The latest findings from the International Mothers Conference will shock you 

Mother’s Day isn’t for another couple of months, but moms worldwide were busy this past weekend as they congregated in Toronto for the annual International Mothers Conference (ICM). The weekend was packed full of presentations and keynote speakers, with one notable finding confirming that that wet hair does cause lifelong migraines.


“After living in the dark for generations, we can finally rest easy knowing that your inexplicable headache is a result of sleeping with wet hair, Bradley,” Susan Wong, a local mother, said while simultaneously addressing a panel of scientist mommies and scolding her idiot son.


This announcement comes after years of agonizing research by mothers worldwide, including the measurement of hair-to-moisture ratios, much to the chagrin of the children of the world.


Other new findings announced at the ICM include the discovery of cold water’s adverse effects on your health. The report doesn’t specify what health-harming effects cold water has, but the mothers have assured us that it’s very much true and that we should just be drinking warm water to settle our stomachs, goddamnit.


This revolutionary discovery came as a shock to many, and caused ripples of dissent to arise within the scientific community. Dr. Thomas Smith, a local neurologist, immediately told the mothers that their form of science was “patchy” at best and “devastatingly irresponsible” at worst. We here at The Strand disagree and are inclined to believe the scientist mommies, as it is well documented that mother knows best.


Another keynote speaker was Stephanie Lang, who has spent years proving that cancerous cell phone rays are only emitted if you’re using your right ear. Lang has already planned to attend next year’s ICM, as this year’s was a “truly enlightening place to learn more ways to boss my kids around. I mean, it’s all for the sake of their health. This is what real science is all about.”


The ICM was a site for discussion as well as for teaching, as demonstrated in two organized debates. Saturday’s debate focused on the question of what time fruit is best eaten. Riya Patel argued that “the way fruit is digested means you shouldn’t eat it with a full stomach. It really messes with your body chemistry. There’s been lots of research.”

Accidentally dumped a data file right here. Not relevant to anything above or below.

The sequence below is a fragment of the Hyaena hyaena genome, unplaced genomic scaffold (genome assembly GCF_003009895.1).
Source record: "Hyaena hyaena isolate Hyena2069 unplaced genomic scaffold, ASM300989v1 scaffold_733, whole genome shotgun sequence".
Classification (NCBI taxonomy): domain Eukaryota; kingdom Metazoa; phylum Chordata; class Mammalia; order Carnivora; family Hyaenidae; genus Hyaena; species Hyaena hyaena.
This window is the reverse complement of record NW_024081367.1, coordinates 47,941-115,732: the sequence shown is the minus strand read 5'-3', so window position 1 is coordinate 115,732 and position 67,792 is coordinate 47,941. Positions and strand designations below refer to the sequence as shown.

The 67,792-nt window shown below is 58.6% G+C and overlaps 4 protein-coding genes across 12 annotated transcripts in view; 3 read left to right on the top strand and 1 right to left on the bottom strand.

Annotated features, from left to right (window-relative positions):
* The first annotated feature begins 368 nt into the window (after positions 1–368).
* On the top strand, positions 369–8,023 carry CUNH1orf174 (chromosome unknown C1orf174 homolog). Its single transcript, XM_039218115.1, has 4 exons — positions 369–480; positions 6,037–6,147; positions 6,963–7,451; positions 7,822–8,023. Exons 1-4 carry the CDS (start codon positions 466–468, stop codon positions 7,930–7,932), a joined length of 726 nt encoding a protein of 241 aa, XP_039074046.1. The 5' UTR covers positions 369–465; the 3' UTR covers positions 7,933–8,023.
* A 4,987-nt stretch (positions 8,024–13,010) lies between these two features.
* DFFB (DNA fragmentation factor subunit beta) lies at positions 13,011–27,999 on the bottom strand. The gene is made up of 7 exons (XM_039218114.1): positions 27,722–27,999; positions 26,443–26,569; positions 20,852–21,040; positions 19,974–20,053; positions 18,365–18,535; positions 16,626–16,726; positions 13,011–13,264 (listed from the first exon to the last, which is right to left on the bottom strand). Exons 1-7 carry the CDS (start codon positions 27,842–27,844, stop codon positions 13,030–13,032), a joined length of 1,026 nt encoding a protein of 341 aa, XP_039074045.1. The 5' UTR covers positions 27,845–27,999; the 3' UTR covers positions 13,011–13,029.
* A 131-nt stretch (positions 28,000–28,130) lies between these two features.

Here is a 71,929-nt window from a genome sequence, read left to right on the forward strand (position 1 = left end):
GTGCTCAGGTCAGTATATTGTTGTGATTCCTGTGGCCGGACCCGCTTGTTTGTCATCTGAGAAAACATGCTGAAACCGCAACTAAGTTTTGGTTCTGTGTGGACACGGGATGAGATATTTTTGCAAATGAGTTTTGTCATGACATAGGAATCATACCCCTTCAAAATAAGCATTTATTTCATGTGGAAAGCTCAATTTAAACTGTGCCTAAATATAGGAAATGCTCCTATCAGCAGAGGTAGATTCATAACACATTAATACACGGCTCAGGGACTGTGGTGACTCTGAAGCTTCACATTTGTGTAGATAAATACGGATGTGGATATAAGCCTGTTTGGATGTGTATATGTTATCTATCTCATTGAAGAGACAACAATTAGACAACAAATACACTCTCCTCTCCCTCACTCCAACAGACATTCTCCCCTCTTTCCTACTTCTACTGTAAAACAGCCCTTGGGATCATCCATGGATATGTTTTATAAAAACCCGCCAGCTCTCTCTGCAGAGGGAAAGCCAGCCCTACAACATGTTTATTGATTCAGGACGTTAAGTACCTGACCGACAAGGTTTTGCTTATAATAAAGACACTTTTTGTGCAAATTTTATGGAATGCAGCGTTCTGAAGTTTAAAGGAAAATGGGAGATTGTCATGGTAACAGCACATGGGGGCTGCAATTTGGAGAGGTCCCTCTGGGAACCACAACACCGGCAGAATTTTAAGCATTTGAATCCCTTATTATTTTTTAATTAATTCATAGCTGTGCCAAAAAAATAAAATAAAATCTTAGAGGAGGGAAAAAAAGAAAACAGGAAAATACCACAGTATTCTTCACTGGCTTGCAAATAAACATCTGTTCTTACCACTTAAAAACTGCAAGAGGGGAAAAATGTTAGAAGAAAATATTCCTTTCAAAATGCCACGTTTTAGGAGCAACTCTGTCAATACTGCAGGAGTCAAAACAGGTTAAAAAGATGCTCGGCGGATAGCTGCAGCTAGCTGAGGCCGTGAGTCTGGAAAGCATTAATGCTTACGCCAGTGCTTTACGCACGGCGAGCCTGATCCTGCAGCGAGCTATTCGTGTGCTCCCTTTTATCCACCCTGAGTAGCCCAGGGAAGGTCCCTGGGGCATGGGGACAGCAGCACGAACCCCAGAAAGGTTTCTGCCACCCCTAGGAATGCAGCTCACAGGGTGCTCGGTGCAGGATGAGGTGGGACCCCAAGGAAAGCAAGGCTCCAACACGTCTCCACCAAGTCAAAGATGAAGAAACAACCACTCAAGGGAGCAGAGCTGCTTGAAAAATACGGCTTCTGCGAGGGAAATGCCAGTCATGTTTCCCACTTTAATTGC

This was met with strong opposition from conference co-chair Kathy Chu, who maintained that, based on research, fruit should not be eaten on an empty stomach, as “the health effects all go away.” Neither mom specified where their research was from, but both gave very convincing arguments.


Sunday’s debate addressed the length of time that chewing gum stays in your digestive system. At the end of the debate, it was decided that this length of time would be changed from 12 years to five; a change that was met with applause. When approached for comment, Patel said: “misguided people may call this conference arbitrary, but our children always ask us where we come up with our health advice. It’s good that I have an answer now that’s reinforced by something proper and proven.”


The ICM encourages mothers to attend from early on in motherhood so that they can improve their parenting skills before their children learn to question them erroneously. Other events included a seminar on the most appropriate places to store sewing equipment (cookie tins were the resounding favourite) and an annual workshop on managing children’s use of technology.


“Even when I know that my Bradley’s doing his homework, it’s important that I still scold him for playing on his stupid phone,” said Wong. “At last year’s ICM, it was proven to be the #1 best way to encourage productivity.” Bradley Wong could not be reached for comment. We here at The Strand are tickled pink to know about these mom-approved health hacks and we look forward to next year’s discoveries!